Categories: new books, religion and politics, religion and scholarship, religion and the market revolution, religion in antebellum america, reviews, turner's posts
Posted by Paul Harvey
Posted by Paul Harvey
BY JOHN TURNER
I haven't yet had a chance to read Daniel Walker Howe's What God Hath Wrought (see Paul's post below). There is only time for so many 900-page books, especially when one is forced to stay up late at night pondering the possibility that God might be a sports fanatic from Boston (I retain the irrational belief that Jesus, who understands suffering, still favors the Fighting Irish).
Alongside Charles Sellers's Market Revolution -- as Lepore notes in her review of What God Hath Wrought -- Howe's book should also be read alongside (and in partial opposition to) Sean Wilentz's recent The Rise of American Democracy, which out-hefts Howe's effort by more than 100 pages. As Gordon Wood commented in the New York Times, "Wilentz makes no concessions to his readers' patience." For an engaging discussion of Rise of American Democracy, see the Journal of the Historical Society's December 2006 forum on the book (not available online, alas, but worth tracking down). And while we're in the habit of plugging Jill Lepore reviews, her account of Wilentz's book (also in the New Yorker) is again witty and engaging.
Like Sellers, Wilentz despises Howe's heroes and extols anti-capitalist movements that fought against "the monied interests" in the Jacksonian age. Wilentz admires Andrew Jackson, finds the presidency of John Quincy Adams uninspiring at best, and identifies an arch-villain in Nicholas Biddle. Like Arthur Schlesinger, Jr., Wilentz credits democrats (later Democrats) from Jefferson to Jackson for rejecting the aristocratic republicanism of the Federalists and proto-Whigs and ushering a much more robust and inclusive American democracy. As Wood notes: "The key to Jacksonian politics," Wilentz says, was "a belief that relatively small groups of self-interested men were out to destroy majority rule and, with it, the Constitution."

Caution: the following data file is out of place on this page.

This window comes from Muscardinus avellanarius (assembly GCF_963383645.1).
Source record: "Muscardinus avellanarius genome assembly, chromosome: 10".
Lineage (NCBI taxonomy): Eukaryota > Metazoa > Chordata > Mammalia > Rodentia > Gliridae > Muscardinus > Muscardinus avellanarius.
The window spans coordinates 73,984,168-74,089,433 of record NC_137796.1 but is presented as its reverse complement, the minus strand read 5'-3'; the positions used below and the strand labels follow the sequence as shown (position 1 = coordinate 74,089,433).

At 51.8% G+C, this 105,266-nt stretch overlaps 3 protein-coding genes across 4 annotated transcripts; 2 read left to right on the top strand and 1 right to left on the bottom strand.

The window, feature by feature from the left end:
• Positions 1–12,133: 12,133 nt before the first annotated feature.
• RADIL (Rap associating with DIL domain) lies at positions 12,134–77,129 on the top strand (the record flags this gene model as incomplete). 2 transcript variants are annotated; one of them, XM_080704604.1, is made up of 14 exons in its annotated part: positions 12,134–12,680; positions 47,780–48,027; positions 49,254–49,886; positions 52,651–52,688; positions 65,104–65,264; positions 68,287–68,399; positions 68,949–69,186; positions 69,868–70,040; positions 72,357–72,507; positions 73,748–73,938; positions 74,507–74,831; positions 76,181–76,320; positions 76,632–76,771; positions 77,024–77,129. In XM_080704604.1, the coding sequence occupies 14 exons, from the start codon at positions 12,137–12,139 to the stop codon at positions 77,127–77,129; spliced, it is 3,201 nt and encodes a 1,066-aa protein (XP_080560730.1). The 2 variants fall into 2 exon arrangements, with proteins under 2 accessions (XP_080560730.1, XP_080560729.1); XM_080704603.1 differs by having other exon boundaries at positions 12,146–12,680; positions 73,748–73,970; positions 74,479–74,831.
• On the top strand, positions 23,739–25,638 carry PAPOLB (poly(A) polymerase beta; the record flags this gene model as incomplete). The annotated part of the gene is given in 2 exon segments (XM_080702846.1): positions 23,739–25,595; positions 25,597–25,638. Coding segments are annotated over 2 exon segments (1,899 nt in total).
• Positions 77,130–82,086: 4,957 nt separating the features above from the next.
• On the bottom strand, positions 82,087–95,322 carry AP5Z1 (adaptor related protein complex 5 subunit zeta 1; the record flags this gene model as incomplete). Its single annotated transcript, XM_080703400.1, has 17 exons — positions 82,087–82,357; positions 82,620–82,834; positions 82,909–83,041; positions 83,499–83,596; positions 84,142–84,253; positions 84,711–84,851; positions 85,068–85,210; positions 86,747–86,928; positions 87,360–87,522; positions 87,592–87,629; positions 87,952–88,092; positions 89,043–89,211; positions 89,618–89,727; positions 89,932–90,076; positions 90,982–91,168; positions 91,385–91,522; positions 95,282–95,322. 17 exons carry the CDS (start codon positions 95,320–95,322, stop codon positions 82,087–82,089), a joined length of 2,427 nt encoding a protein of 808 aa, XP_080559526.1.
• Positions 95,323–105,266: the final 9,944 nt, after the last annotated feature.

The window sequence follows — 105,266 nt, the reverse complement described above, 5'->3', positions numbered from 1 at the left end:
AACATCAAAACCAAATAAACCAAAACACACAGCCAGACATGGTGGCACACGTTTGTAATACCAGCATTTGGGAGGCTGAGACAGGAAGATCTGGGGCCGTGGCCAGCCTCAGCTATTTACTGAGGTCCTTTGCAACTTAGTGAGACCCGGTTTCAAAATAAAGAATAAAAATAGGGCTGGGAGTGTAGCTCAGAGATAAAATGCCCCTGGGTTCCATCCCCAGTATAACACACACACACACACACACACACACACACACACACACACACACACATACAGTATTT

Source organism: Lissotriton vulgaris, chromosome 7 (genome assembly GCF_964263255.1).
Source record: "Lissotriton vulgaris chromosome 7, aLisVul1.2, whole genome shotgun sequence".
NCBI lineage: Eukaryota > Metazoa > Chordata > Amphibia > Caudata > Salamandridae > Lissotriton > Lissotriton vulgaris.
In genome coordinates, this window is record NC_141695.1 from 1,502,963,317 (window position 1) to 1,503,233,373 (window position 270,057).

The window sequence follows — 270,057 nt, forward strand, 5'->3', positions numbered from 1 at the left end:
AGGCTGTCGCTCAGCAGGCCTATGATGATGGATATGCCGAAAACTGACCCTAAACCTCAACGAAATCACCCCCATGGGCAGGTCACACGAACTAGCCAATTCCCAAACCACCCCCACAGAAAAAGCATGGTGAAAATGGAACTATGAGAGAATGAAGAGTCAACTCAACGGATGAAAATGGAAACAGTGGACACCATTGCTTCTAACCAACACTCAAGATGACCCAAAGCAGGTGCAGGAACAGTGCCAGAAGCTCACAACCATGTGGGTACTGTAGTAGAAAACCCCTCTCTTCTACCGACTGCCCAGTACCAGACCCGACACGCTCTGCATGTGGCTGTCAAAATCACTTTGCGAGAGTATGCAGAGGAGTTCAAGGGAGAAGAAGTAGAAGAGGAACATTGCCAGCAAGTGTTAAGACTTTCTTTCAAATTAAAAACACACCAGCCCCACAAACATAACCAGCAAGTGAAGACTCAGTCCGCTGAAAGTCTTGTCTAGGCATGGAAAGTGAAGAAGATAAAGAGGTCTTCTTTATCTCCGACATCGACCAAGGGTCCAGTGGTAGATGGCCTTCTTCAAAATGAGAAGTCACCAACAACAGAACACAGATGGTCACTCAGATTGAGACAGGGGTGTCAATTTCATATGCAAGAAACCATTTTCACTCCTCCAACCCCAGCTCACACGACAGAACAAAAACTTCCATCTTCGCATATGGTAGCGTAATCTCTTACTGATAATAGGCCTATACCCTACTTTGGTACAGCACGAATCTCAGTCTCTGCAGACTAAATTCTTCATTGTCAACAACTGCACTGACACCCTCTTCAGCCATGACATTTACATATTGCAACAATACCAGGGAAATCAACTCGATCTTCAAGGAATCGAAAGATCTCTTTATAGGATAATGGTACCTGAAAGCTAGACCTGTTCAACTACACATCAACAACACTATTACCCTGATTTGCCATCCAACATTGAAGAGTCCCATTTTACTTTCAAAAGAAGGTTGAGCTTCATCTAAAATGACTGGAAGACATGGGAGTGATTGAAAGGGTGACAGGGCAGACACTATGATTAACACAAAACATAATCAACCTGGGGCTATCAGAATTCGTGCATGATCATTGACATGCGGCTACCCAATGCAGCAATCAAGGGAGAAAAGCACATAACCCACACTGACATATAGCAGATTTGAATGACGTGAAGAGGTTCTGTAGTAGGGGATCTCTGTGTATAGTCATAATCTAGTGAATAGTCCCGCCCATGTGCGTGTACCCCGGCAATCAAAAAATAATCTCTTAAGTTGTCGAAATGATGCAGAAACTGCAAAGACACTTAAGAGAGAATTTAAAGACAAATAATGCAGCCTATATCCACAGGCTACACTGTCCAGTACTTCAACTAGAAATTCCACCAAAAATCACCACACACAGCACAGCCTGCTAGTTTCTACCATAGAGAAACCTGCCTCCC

Gordon Wood observed that "Andrew Jackson is Wilentz's hero." "Not so," Wilentz responded to the New York Times, and he also rejected Wood's attempt to link his portrait of the Jacksonian age to contemporary partisanship (I wonder what Daniel Walker Howe thinks of Sellers's comment on their "warring assumptions). "If I intended to portray any president, warts and all, as heroic, it was Abraham Lincoln, and he was no Democrat at all." Perhaps I was fatigued by the time I reached Lincoln, but I thought Jackson was Wilentz's "hero" as well. To be fair, however, Wilentz's book (unlike Schlesinger's, I would argue), is no simple morality play. While he cannot applaud the Whig Party as a whole, he praises evangelical Whigs like Joshua Giddings for their fervently moral opposition to slavery. Having begun the book with a fairly negative impression of Andrew Jackson because of Indian removal and white supremacy, I found myself at least partly persuaded by Wilentz's careful portrait of the bank war, somewhat less persuaded by Wilentz's emphasis on the radical Democratic contribution to abolitionism.
What of religion? Wilentz does not mention William Miller and only briefly discusses Mormonism in connection with "the evasive truce of 1850." Henry David Thoreau only appears in the context of John Brown and Harper's Ferry. Wilentz does include lengthy and informative passages on the role of evangelicalism in disestablishment campaigns, Sabbatarianism, anti-Masonry, and Whiggery, and I am impressed with the amount of scholarship on evangelicalism and other religious movements that Wilentz digested and incorporated into his synthesis of the Early Republic. Moreover, his pages on the religious diversity of urban environments provide a quick introduction to a number of intriguing sectarians and radical thinkers, such as the Universalist and union leader William Heighton in Philadelphia.
Especially apart from anti-slavery agitation, Wilentz has little sympathy for the Whig Party's "Politics of Moral Improvement." But like Howe writes of the dominant political figure of the 1820s and 1830s (if not also the 1840s): “Jackson was a controversial figure and his political movement bitterly divided the American people.” Given the disparate treatments of this era of American history by Wilentz and Howe, Old Hickory continues to divide contemporary historians as well. Therefore, I'll have to move What God Hath Wrought toward the front of my reading list.